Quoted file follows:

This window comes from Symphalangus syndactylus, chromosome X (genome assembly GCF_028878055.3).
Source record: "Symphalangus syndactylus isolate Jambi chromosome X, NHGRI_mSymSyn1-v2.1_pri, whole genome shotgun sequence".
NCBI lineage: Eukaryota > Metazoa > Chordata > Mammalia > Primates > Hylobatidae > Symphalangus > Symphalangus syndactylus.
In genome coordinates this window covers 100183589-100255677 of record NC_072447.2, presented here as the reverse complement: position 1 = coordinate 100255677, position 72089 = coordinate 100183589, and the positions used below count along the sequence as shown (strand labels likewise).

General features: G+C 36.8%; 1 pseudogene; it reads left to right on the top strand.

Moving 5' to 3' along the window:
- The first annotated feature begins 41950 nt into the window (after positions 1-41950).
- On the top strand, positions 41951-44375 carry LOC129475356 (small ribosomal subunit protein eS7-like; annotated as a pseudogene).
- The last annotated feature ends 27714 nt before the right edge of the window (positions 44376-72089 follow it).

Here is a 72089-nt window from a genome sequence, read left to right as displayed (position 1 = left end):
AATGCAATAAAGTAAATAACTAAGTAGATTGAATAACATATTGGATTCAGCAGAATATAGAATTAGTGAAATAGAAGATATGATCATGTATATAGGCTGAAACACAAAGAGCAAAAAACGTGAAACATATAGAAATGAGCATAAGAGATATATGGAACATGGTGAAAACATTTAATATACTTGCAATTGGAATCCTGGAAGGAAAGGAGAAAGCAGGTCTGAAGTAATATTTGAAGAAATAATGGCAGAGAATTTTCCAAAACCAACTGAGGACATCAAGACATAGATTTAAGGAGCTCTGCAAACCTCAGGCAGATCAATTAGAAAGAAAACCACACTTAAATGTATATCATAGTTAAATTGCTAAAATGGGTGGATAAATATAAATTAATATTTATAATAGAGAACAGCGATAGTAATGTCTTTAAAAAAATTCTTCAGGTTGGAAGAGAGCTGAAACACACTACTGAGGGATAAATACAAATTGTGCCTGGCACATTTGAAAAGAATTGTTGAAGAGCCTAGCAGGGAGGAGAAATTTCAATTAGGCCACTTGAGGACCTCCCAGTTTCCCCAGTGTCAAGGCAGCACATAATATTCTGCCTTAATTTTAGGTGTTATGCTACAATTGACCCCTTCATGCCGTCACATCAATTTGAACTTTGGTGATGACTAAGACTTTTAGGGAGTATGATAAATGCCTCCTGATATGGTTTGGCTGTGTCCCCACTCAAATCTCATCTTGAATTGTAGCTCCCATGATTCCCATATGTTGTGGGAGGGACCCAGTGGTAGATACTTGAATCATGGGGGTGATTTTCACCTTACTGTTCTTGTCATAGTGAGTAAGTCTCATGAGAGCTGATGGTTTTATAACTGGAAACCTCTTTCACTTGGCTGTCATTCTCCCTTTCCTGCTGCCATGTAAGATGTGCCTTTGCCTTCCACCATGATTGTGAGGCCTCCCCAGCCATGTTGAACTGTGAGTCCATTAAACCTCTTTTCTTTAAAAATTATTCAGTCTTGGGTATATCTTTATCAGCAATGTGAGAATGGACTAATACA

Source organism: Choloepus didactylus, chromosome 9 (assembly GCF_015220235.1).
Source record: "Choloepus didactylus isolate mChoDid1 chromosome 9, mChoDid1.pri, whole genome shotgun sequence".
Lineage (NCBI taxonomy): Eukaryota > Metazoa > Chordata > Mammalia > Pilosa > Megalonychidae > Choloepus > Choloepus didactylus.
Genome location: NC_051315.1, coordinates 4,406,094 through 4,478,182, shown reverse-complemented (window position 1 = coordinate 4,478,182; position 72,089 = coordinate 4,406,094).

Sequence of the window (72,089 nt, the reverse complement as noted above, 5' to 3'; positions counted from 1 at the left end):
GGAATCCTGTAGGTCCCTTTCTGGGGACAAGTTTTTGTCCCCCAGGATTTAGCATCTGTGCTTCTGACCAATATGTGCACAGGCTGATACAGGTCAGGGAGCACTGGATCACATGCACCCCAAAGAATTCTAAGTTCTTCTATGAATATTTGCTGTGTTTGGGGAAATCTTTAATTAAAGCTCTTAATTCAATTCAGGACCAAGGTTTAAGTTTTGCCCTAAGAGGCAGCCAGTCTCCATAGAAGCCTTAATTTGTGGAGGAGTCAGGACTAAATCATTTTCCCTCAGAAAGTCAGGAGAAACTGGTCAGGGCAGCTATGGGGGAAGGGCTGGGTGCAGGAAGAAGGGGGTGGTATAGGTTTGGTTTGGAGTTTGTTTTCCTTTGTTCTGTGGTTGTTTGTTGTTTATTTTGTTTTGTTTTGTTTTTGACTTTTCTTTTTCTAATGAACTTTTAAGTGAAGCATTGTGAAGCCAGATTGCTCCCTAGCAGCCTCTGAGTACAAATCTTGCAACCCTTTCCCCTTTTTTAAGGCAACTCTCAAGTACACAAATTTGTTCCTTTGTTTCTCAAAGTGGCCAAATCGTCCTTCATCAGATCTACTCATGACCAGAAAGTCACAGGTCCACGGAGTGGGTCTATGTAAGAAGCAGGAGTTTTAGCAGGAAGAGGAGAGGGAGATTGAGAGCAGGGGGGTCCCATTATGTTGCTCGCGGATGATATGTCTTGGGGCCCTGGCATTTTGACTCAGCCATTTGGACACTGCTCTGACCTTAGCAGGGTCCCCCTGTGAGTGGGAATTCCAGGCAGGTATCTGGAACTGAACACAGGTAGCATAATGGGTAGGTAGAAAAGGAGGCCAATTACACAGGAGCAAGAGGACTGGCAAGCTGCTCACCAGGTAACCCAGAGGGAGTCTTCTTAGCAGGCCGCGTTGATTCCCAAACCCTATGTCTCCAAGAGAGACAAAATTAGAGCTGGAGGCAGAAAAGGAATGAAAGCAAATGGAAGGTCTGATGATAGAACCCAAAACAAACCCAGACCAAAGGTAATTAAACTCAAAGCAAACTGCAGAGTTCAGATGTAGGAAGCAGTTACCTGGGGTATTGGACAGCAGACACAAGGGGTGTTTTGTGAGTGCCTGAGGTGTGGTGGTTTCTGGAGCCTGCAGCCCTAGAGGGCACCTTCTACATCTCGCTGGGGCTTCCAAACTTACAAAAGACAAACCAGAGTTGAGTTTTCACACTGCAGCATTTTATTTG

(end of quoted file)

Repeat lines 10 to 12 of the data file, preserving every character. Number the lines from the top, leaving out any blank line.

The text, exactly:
Here is a 72089-nt window from a genome sequence, read left to right as displayed (position 1 = left end):
AATGCAATAAAGTAAATAACTAAGTAGATTGAATAACATATTGGATTCAGCAGAATATAGAATTAGTGAAATAGAAGATATGATCATGTATATAGGCTGAAACACAAAGAGCAAAAAACGTGAAACATATAGAAATGAGCATAAGAGATATATGGAACATGGTGAAAACATTTAATATACTTGCAATTGGAATCCTGGAAGGAAAGGAGAAAGCAGGTCTGAAGTAATATTTGAAGAAATAATGGCAGAGAATTTTCCAAAACCAACTGAGGACATCAAGACATAGATTTAAGGAGCTCTGCAAACCTCAGGCAGATCAATTAGAAAGAAAACCACACTTAAATGTATATCATAGTTAAATTGCTAAAATGGGTGGATAAATATAAATTAATATTTATAATAGAGAACAGCGATAGTAATGTCTTTAAAAAAATTCTTCAGGTTGGAAGAGAGCTGAAACACACTACTGAGGGATAAATACAAATTGTGCCTGGCACATTTGAAAAGAATTGTTGAAGAGCCTAGCAGGGAGGAGAAATTTCAATTAGGCCACTTGAGGACCTCCCAGTTTCCCCAGTGTCAAGGCAGCACATAATATTCTGCCTTAATTTTAGGTGTTATGCTACAATTGACCCCTTCATGCCGTCACATCAATTTGAACTTTGGTGATGACTAAGACTTTTAGGGAGTATGATAAATGCCTCCTGATATGGTTTGGCTGTGTCCCCACTCAAATCTCATCTTGAATTGTAGCTCCCATGATTCCCATATGTTGTGGGAGGGACCCAGTGGTAGATACTTGAATCATGGGGGTGATTTTCACCTTACTGTTCTTGTCATAGTGAGTAAGTCTCATGAGAGCTGATGGTTTTATAACTGGAAACCTCTTTCACTTGGCTGTCATTCTCCCTTTCCTGCTGCCATGTAAGATGTGCCTTTGCCTTCCACCATGATTGTGAGGCCTCCCCAGCCATGTTGAACTGTGAGTCCATTAAACCTCTTTTCTTTAAAAATTATTCAGTCTTGGGTATATCTTTATCAGCAATGTGAGAATGGACTAATACA

Source organism: Choloepus didactylus, chromosome 9 (assembly GCF_015220235.1).